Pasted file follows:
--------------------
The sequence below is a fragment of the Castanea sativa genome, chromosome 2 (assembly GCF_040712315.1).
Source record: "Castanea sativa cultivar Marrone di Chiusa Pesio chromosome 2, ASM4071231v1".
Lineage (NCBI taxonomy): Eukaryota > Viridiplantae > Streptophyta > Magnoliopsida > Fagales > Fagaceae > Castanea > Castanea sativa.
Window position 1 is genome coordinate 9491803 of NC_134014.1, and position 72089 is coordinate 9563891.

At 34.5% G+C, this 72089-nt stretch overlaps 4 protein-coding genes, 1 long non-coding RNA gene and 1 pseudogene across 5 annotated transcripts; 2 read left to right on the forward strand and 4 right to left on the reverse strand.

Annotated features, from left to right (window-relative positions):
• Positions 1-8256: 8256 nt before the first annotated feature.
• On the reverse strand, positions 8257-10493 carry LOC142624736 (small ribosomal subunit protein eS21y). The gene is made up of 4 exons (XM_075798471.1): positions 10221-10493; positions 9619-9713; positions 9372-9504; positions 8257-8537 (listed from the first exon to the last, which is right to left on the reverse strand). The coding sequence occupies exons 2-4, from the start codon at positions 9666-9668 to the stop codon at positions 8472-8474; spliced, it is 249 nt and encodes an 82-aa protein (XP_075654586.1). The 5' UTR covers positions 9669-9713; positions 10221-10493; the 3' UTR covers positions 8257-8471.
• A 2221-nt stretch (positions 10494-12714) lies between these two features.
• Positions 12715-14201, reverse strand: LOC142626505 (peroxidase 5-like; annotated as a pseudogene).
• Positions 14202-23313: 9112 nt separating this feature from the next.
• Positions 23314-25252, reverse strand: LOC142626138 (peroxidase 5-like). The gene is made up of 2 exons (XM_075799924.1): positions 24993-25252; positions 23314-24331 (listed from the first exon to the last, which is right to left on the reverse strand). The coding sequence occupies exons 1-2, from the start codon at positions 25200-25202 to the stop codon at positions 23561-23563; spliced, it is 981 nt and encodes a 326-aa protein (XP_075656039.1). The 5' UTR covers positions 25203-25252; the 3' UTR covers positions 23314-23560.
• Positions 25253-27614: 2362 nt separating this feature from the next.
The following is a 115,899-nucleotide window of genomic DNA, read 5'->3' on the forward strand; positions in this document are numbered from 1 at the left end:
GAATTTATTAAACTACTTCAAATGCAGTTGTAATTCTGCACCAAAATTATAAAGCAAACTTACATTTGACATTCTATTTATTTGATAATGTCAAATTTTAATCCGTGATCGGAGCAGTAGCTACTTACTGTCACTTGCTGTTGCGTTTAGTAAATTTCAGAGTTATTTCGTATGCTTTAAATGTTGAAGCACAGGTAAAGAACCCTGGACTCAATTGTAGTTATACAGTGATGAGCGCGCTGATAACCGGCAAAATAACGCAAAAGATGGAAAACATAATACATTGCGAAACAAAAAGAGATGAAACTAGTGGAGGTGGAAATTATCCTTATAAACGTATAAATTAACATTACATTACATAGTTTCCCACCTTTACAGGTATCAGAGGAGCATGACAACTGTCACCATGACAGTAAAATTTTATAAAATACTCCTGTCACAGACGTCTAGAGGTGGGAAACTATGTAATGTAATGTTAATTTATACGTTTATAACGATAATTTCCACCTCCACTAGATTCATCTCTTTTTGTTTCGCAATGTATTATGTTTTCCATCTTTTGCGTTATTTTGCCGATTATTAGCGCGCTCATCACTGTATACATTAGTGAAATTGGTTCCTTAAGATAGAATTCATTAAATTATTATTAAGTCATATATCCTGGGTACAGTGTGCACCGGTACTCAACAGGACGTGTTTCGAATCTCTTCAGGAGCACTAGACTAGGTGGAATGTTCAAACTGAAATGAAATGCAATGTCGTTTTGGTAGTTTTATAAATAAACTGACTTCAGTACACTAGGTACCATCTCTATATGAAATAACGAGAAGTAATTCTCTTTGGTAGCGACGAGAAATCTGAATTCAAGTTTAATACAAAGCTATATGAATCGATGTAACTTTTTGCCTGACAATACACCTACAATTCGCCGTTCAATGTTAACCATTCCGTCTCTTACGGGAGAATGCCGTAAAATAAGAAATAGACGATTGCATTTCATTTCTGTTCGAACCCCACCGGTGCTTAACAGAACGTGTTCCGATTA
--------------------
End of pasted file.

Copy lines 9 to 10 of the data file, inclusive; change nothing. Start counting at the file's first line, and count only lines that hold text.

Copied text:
• A 2221-nt stretch (positions 10494-12714) lies between these two features.
• Positions 12715-14201, reverse strand: LOC142626505 (peroxidase 5-like; annotated as a pseudogene).